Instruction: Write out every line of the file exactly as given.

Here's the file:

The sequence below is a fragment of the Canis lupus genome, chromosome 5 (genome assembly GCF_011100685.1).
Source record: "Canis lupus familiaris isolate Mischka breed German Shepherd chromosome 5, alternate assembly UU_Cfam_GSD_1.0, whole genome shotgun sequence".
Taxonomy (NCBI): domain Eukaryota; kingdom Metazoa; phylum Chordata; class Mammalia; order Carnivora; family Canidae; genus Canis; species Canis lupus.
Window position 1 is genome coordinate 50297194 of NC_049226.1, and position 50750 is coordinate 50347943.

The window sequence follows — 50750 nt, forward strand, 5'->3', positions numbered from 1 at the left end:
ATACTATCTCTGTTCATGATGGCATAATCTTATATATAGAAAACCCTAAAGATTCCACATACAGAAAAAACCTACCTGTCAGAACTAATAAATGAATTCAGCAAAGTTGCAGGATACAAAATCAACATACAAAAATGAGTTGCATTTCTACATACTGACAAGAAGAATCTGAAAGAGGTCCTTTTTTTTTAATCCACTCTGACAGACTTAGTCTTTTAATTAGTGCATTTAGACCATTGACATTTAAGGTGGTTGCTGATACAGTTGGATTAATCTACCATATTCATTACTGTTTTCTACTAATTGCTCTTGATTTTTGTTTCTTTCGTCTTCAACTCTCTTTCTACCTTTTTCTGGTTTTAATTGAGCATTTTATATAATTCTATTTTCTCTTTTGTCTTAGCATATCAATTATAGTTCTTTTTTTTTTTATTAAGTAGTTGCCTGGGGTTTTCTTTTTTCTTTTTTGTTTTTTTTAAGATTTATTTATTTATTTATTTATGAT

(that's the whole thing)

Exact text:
The sequence below is a fragment of the Canis lupus genome, chromosome 5 (genome assembly GCF_011100685.1).
Source record: "Canis lupus familiaris isolate Mischka breed German Shepherd chromosome 5, alternate assembly UU_Cfam_GSD_1.0, whole genome shotgun sequence".
Taxonomy (NCBI): domain Eukaryota; kingdom Metazoa; phylum Chordata; class Mammalia; order Carnivora; family Canidae; genus Canis; species Canis lupus.
Window position 1 is genome coordinate 50297194 of NC_049226.1, and position 50750 is coordinate 50347943.

The window sequence follows — 50750 nt, forward strand, 5'->3', positions numbered from 1 at the left end:
ATACTATCTCTGTTCATGATGGCATAATCTTATATATAGAAAACCCTAAAGATTCCACATACAGAAAAAACCTACCTGTCAGAACTAATAAATGAATTCAGCAAAGTTGCAGGATACAAAATCAACATACAAAAATGAGTTGCATTTCTACATACTGACAAGAAGAATCTGAAAGAGGTCCTTTTTTTTTAATCCACTCTGACAGACTTAGTCTTTTAATTAGTGCATTTAGACCATTGACATTTAAGGTGGTTGCTGATACAGTTGGATTAATCTACCATATTCATTACTGTTTTCTACTAATTGCTCTTGATTTTTGTTTCTTTCGTCTTCAACTCTCTTTCTACCTTTTTCTGGTTTTAATTGAGCATTTTATATAATTCTATTTTCTCTTTTGTCTTAGCATATCAATTATAGTTCTTTTTTTTTTTATTAAGTAGTTGCCTGGGGTTTTCTTTTTTCTTTTTTGTTTTTTTTAAGATTTATTTATTTATTTATTTATGAT